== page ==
85 Most lavish way to get back to nature
Tasmania's Federal Group has pulled perfection out of the hat with its 20-suite Saffire resort on the Freycinet Peninsula. This timber, stone and glass showpiece occupies a former camp ground, but there's nothing basic about the accommodation. Sleek pavilions are equipped with marble-lined bathrooms, 1000-thread-count linen and custom furnishings, though such luxuries pale into insignificance against the view. Full-length walls of glass frame idyllic dioramas of Great Oyster Bay and the multihued Hazards Range. Exhilarating activities, from speedboat safaris to Wineglass Bay hiking, work up an appetite ably catered for in Palate restaurant, where chef Hugh Whitehouse prepares feasts showcasing pure Tasmanian produce such as Mount Gnomon Wessex saddlebacks and Birchs Bay Grandvewe cheese.
86 Raising the bar in Hong Kong
Though its food is the stuff of legend, and its wine scene has now well and truly taken off, Hong Kong hasn't been a real player in the cocktail stakes. Bars have tended to be naff bottle-service barns, clustered with trustafarians. The flavoured-vodka-and-lychee paradigm has been shattered, though, with the arrival of Lily. The bar - part of a venture that also takes in brasserie Bloom - trades the dated, fruity, fauxtini-plagued Hong Kong style for a more grown-up, brown-spirit-friendly approach courtesy of New York holistic design firm Avroko. Hit a classic Southside or a mercifully unreconstructed Julep, or go neo-old school with a Penicillin and revel in the superb detail work.
87 Wine: for the people, by the people
A heap of grassroots Australian winemaker-driven initiatives have popped up over the past couple of years: from the grandness of Australia's First Families of Wine to the Twitter-fed, viral Rosé Wine Revolution; from the feral collective of winemakers called Natural Selection Theory to the controversial call to arms of All for One Wine, these promotions and events have injected much-needed energy and optimism into the local wine scene. Importantly, they have also been enthusiastically embraced by wine drinkers, so expect to see more emerge this year.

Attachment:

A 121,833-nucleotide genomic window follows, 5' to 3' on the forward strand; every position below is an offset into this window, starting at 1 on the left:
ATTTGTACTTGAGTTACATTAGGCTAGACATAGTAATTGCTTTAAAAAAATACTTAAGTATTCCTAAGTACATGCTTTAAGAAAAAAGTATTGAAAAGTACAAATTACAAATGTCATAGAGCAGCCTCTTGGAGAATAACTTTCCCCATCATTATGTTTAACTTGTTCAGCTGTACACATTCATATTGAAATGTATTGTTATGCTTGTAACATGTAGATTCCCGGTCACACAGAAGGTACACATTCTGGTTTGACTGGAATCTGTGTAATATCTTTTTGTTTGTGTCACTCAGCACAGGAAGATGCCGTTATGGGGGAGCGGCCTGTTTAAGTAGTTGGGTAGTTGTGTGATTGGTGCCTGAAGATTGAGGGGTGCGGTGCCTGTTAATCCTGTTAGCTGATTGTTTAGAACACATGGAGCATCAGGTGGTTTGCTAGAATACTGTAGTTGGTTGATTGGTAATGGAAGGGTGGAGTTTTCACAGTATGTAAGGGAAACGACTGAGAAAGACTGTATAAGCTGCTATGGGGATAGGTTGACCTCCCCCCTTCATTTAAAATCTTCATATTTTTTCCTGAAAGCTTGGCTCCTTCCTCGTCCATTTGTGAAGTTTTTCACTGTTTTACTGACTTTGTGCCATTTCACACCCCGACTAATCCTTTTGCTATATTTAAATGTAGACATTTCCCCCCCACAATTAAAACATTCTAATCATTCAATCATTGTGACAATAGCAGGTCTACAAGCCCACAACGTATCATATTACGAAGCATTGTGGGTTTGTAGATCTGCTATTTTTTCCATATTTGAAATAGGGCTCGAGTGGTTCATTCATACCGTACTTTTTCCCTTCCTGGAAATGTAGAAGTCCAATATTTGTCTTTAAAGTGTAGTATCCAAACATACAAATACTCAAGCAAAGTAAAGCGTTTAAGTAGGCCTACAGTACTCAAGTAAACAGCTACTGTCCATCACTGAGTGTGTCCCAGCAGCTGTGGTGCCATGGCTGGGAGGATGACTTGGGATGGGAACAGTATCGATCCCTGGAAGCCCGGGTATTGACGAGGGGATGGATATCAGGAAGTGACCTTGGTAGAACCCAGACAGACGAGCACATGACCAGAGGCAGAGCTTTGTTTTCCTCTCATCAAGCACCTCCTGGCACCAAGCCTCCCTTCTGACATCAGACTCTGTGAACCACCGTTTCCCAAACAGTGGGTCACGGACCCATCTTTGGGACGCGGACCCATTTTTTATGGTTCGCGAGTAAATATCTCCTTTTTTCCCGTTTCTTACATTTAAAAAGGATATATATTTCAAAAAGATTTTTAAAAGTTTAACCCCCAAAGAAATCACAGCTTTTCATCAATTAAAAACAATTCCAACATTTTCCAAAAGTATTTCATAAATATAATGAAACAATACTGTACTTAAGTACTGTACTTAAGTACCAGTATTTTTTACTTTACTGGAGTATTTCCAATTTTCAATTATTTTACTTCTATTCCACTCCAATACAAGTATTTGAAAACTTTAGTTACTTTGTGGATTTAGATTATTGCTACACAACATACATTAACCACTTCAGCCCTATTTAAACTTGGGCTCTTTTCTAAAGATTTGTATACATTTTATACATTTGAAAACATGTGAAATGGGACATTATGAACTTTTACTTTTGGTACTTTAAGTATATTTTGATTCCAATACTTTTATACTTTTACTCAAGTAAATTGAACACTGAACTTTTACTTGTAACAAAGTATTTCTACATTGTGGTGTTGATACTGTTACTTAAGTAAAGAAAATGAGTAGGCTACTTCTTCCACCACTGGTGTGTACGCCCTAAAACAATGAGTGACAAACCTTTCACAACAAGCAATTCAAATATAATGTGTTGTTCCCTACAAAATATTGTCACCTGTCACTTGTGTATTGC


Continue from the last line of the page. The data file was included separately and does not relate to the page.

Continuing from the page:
88 Lightest way to travel
Baggage carousels are so last century. With airlines increasingly charging for checked-in bags - and still losing an average 25 million of them a year - bespoke luggage services seem a smart alternative. The UK-based First Luggage takes the heavy lifting out of long flights by contracting global couriers Fedex and DHL to collect luggage from your home pre-departure and then deposit it at your destination. Local outfit Personal Porter offers a similar service. First Luggage claims 99.8 per cent on-time delivery, a success rate most airlines could only dream about.
89 Biggest fun afloat
This year brought very big news in the cruise world with the launch of Royal Caribbean International's Allure of the Seas, a 6138-passenger behemoth complete with 16 passenger decks, 22 restaurants and the very first floating Starbucks. At 361.8 metres long, she's five centimetres longer than her sister, Oasis of the Seas, and the largest cruise ship to set sail. Meanwhile, Australia's Orion Expedition Cruises takes delivery of its new ship, Orion II, and departs for the wilds of Asia - Russia's Far East and Japan's Inland Sea for starters. All aboard.
90 Favourite high-tech hospitality
We're not sure whether to file this under fad or here-to-stay, but the phenomenon of restaurants and hotels issuing guests with iPads - as readers, menus or wine lists - is circling the globe, from London's Berkeley Hotel to the Anantara in Phuket. Sofitel's hotels in London, Paris, Munich and Brussels offer iPads to guests; at the Four Seasons Scottsdale in Arizona, rent a luxe poolside cabana and get an iPad thrown into the deal; and, back home, the Mundo Global Tapas restaurant at Rydges Hotel North Sydney sparked excitement by being the first Australian restaurant to give diners an iPad menu and wine list. Would Sir like an iPad with that?